King Air pilots lost control during familiarization flight

 - November 1, 2007, 10:41 AM
According to the final report of the Irish Department of Transport Air Accidents Investigation Unit (AAIU) published earlier this year, a Beech King Air 90 (registration N712DB) rolled and dived during an August 2006 flight in Ireland because the owner/pilot lost control of the aircraft during a missed approach in instrument conditions. The pilot’s inexperience was deemed a factor.

Both pilots were Irish. Under U.S. law, only U.S. citizens and legally resident aliens are permitted to own U.S.-registered aircraft. Non-U.S. citizens often set up a company that is the FAA-registered owner and enter an agreement with that company to fly the aircraft. That is the case with the actual owner of N712DB, who was the pilot flying. He held an FAA private pilot certificate with instrument rating and had 753 flying hours, 95 in type. He was relying on the pilot in the right seat, who had 2,000 hours and was familiar with the airplane’s recently installed Garmin GNS 530. The right-seat pilot had an FAA commercial pilot certificate with instrument rating.

The airplane took off from Weston Executive (EIWT) for Ireland West Airport Knock (EIKN). As they approached EIKN the weather was deteriorating and a landing aircraft reported the ceiling at 180 feet. Two minutes later N712DB was cleared to self-position onto the ILS as there was no radar. The right-seat pilot heard this and requested a missed approach with vectors for another ILS. ATC reminded them that there was no radar at EIKN and cleared the aircraft for a procedural missed approach with a right turn back to the OK beacon for an NDB/ILS approach. The crew acknowledged this.

At 15:37:22 they reported beginning a go-around and, answering a request by ATC for their altitude two-and-a-half minutes later, they responded, “N712DB is having trouble.” At 15:41 they reported that they “just ran into trouble with the GPS so er we’re now level at 350, we’re heading north.” When ATC instructed them to maintain 3,000 feet they confirmed that and said they were going back to EIWT.
They did not report the incident to the Irish Aviation Authority (IAA).

Aircraft Exceeded Design Limits

More than a month later, the accident attracted the notice of the IAA when an inspector, making a routine visit to EIWT, found an insurance assessor checking the aircraft for wing damage. Only then was a formal investigation launched. The aircraft owner told AAIU investigators that the crew was heading west in the missed approach at 140 knots with the gear retracted and partial flaps.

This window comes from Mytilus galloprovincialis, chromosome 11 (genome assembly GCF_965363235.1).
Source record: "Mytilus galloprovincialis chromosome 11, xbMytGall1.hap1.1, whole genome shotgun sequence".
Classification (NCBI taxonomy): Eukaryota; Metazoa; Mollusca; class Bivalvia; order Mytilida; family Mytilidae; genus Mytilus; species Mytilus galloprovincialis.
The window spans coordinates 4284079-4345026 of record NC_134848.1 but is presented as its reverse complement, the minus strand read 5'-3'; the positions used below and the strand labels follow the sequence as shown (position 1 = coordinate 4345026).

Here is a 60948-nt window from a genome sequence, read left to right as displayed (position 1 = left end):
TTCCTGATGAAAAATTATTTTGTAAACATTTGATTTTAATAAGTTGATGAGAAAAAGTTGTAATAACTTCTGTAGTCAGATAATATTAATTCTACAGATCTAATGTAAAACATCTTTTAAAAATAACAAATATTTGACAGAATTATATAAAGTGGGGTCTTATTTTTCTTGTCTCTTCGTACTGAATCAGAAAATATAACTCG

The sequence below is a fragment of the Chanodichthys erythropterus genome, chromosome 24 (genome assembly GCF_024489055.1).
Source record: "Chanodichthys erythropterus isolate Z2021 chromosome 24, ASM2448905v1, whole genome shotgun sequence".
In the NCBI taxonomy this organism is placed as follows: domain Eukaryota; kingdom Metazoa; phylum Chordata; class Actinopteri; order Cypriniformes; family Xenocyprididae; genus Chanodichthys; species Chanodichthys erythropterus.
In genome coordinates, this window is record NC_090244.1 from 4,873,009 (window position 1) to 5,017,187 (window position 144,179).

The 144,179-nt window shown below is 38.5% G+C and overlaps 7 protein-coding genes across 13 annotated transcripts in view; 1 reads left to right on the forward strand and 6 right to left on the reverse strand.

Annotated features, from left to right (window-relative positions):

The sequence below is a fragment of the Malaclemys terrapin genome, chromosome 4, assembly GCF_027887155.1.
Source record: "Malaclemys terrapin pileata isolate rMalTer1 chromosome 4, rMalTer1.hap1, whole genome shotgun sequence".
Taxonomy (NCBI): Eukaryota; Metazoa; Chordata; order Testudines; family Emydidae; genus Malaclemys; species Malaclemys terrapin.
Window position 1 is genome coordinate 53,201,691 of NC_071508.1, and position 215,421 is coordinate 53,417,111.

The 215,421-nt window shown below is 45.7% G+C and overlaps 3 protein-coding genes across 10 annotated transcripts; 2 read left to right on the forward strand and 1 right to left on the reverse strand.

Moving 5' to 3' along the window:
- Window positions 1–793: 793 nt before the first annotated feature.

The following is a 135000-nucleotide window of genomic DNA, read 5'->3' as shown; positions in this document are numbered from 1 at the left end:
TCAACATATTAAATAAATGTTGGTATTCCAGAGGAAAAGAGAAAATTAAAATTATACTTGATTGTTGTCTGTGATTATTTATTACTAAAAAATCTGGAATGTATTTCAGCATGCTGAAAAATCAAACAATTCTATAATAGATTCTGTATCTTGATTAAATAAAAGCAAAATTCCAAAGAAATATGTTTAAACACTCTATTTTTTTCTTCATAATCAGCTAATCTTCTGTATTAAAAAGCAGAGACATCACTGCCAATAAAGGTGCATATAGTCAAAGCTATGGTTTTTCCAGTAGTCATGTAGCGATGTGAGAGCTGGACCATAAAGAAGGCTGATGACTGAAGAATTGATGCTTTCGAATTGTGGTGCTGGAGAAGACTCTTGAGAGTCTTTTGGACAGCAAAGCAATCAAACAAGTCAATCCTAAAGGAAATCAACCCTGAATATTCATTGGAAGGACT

He claimed that at about 1,800 feet there was a sudden jolt and the aircraft rolled to the right more than 90 degrees. It did not respond to left aileron input and he allowed the more experienced right-seat pilot to take control. The nonflying pilot chose to continue the roll to the right through to wings level.

As a result of the high power setting and a nose-low attitude, the airplane lost height and its speed increased rapidly. As the aircraft rolled inverted, the artificial horizons toppled and the pilot could see the upper part of the windscreen getting darker as they neared the ground. He maintained control input until the screen became lighter and then he applied full back pressure on the controls to recover from the dive. He thought the maximum speed was between 280 and 300 knots.

The skins on the top wing surface of both wings were buckled at the outer panel joint, with the buckling on the port wing more significant than that on the starboard, consistent with right roll and high gs. Upper skin ripples extending from the joint on both wings were consistent with a gross overspeed as the aerodynamic forces pushed the wings up and aft. Further damage to the horizontal stabilizer due to a heavy pull back at a speed 160 percent more than Vfe supported this theory.

The owner’s pilot certificate was not valid as he had no current FAA medical certificate. In addition, the aircraft was operated in instrument conditions on a VFR flight plan. Turbulence was unlikely to be a causal factor, investigators decided, but on the missed-approach procedure the owner lost situational awareness and control, resulting in the aircraft being rolled in IMC conditions. The right-seat pilot recovered the aircraft from inverted flight but in the process substantially exceeded both flight manual and design limitations.